Twelve nurses who sued one of the state's largest hospitals after claiming they were forced to assist in abortions over their religious and moral objections reached a deal Thursday with their employer in federal court.
Under the agreement, 12 nurses in the same-day surgery unit of the University of Medicine and Dentistry of New Jersey can remain in their current positions and not be compelled to assist in any part of an abortion procedure. The nurses must only help in a life-threatening emergency if no other non-objecting staff members are available and only until which time one can be brought in to relieve them, according to the agreement.
Fe Esperanza Racpan Vinoya, one of the plaintiffs who said she opposes abortion on religious grounds, said she was happy that the agreement meant she and her colleagues would not have to assist in any aspect of an abortion procedure. Despite the ruling specifying that the nurses wouldn't be discriminated against, Racpan Vinoya said she was still nervous they would be transferred, have their hours cut or otherwise be punished for having sued.
"I'm still scared about the part of them having four nurses brought in and we might become the surpluses," Racpan Vinoya said, referring to the hospital hiring four nurses who do not object to assisting with the procedure.
Matt Bowman, an attorney with the Alliance Defense Fund, a coalition of Christian lawyers and organizations that represented the nurses, said they were satisfied with the agreement.
An attorney representing the hospital, Edward Deutsch, said his client was pleased the case was resolved.
"I think it's an appropriate resolution, and the hospital has been very accommodating," he said.
The hospital issued a statement saying the agreement addresses the best interests of the patients it serves, while respecting the beliefs of its nurses.
Attorney John Peirano, who also represented the hospital in the suit, said the hospital had a mission to treat all patients who come in, regardless of whether they share the nurses' views.
The ACLU, which was not party to the suit, said it was concerned about a growing number of similar cases around the country as what the organization sees as an effort to use religion to discriminate in a health care context.
"No one should ever have to worry about facing discrimination when they check into the hospital," said Brigitte Amiri, an attorney with the ACLU's Reproductive Freedom Project. "No woman should have to fear that medical staff will place ideology over duty or deny her care."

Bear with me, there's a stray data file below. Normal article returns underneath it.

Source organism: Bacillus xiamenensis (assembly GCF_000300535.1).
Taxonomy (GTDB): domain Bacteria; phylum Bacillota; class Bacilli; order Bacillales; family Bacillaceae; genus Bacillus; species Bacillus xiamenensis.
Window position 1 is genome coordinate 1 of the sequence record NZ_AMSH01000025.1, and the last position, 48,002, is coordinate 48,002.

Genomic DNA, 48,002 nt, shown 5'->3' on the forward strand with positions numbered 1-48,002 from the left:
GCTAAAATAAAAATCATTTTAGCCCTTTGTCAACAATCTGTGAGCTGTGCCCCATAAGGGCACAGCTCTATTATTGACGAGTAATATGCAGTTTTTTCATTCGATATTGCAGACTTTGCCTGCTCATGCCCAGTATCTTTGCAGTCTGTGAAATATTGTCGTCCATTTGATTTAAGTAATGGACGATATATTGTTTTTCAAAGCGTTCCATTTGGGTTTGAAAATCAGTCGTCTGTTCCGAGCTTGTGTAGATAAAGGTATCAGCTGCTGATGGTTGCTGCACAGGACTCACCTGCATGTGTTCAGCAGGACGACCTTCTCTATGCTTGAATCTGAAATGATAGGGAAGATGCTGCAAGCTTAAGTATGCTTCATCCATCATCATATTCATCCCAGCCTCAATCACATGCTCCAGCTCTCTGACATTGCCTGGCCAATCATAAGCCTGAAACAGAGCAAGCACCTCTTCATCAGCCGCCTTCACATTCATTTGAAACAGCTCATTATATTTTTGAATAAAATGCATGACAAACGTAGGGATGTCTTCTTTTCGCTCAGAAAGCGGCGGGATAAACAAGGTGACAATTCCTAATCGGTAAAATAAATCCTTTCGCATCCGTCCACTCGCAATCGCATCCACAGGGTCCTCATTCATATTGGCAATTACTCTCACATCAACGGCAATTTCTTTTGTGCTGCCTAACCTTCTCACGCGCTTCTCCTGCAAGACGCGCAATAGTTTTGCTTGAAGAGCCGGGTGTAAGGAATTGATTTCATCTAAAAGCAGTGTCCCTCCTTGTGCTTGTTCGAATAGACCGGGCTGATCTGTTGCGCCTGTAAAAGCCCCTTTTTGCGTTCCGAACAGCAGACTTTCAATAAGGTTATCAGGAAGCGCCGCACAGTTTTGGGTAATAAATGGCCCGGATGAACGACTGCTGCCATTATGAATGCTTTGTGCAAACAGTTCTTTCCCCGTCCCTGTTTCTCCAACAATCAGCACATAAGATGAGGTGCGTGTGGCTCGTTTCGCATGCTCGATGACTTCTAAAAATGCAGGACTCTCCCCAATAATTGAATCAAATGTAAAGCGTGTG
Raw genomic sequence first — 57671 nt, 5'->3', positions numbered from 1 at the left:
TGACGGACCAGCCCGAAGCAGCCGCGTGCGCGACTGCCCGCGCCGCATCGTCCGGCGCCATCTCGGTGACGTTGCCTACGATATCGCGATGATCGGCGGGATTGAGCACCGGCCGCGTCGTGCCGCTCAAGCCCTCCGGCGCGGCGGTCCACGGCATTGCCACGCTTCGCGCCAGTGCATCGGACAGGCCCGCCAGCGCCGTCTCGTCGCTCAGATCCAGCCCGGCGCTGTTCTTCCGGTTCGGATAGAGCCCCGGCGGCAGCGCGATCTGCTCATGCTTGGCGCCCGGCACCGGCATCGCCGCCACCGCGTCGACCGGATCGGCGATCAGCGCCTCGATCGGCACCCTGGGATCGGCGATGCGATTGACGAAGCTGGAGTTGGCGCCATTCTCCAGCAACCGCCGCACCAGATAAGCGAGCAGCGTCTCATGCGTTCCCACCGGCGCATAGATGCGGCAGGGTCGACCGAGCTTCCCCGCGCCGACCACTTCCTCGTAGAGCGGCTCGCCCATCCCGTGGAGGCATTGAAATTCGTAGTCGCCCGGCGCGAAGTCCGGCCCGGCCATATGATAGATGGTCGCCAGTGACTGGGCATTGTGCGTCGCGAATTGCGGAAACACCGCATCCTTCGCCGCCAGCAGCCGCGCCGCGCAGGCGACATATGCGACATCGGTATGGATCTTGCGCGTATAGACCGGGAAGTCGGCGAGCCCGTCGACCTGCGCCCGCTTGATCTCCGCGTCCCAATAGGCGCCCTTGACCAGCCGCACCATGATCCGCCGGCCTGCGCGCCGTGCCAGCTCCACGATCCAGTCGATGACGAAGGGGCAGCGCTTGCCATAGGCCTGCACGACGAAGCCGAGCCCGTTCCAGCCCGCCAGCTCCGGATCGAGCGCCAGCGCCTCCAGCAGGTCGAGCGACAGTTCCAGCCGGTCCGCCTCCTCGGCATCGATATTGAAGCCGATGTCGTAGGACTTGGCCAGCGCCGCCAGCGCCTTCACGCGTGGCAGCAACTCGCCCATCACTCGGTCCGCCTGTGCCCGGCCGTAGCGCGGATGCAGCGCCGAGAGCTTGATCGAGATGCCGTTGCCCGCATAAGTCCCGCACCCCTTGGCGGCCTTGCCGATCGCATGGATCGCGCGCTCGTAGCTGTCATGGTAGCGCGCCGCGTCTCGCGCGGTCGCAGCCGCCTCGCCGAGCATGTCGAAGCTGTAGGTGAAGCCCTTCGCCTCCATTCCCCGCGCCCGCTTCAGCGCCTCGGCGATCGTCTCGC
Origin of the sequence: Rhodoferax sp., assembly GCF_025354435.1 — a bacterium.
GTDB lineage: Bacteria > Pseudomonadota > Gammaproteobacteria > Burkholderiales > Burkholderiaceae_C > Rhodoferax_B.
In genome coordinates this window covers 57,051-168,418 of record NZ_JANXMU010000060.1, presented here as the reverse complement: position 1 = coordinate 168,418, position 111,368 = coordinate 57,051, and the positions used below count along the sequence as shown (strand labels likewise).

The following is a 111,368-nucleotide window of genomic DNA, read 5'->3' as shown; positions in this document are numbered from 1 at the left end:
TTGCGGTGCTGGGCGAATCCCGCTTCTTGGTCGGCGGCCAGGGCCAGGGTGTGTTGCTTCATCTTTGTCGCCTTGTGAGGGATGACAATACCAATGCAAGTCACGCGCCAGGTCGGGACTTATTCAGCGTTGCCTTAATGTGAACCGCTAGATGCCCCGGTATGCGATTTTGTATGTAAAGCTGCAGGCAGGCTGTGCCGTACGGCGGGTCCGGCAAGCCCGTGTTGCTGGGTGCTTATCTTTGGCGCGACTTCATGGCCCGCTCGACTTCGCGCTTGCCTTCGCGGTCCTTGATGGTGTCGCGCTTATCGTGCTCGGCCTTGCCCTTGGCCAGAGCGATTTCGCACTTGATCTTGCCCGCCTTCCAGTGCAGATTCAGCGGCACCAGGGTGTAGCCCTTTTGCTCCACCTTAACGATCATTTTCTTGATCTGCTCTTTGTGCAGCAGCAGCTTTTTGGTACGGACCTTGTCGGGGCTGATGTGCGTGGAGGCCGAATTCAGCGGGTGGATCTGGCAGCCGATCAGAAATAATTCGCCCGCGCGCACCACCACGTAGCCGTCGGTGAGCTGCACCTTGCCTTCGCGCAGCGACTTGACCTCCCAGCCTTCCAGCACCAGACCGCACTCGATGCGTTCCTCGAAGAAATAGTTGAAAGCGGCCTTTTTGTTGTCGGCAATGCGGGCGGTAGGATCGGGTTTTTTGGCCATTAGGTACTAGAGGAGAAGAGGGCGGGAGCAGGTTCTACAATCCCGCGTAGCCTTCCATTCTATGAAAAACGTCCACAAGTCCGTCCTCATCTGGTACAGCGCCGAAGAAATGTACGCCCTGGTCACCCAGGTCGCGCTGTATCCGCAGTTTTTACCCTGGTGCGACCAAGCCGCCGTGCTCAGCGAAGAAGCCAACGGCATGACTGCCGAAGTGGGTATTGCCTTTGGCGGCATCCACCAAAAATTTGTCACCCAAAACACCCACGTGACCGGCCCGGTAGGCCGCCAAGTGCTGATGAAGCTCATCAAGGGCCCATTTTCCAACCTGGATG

Bowman said his clients would never compromise their duty as nurses to care for patients or their oath to respond to medical emergencies.
The agreement was mediated by U.S. District Judge Jose Linares in Newark federal court. Linares said his understanding of the agreement was that the nurses would be allowed to remain in the unit and wouldn't be discriminated against because of their position on abortion, but he declined to rule on how the hospital had to staff its shifts, saying that was an issue governed by contract rules and subject to collective bargaining. Linares said he would retain jurisdiction over the case to rule on enforcement or any disputes that might arise.
Racpan Vinoya and two other nurse plaintiffs attended court Thursday. All but four nurses in their unit had signed on to the lawsuit filed Oct. 31 after they said they were notified in writing the previous month that the hospital's new policy would require same-day surgery unit nurses to assist in abortions.
The nurses claimed in the suit that the hospital was compelling them to undergo training that involved assisting in abortions and had indicated they could be subject to termination if they didn't comply. Racpan Vinoya and others said they had made their objections known to their supervisor and to hospital officials and their concerns were dismissed or ignored.
The hospital denied those claims, saying nurses were not compelled to participate, or even be in the room, during a procedure to which they objected on cultural, religious or ethical grounds.
Linares complimented both sides for reaching an agreement after several hours of discussions. He said it wasn't an easy case to resolve considering it revolved around a highly emotional issue and involved the complexities of the hospital's obligations to its patients.
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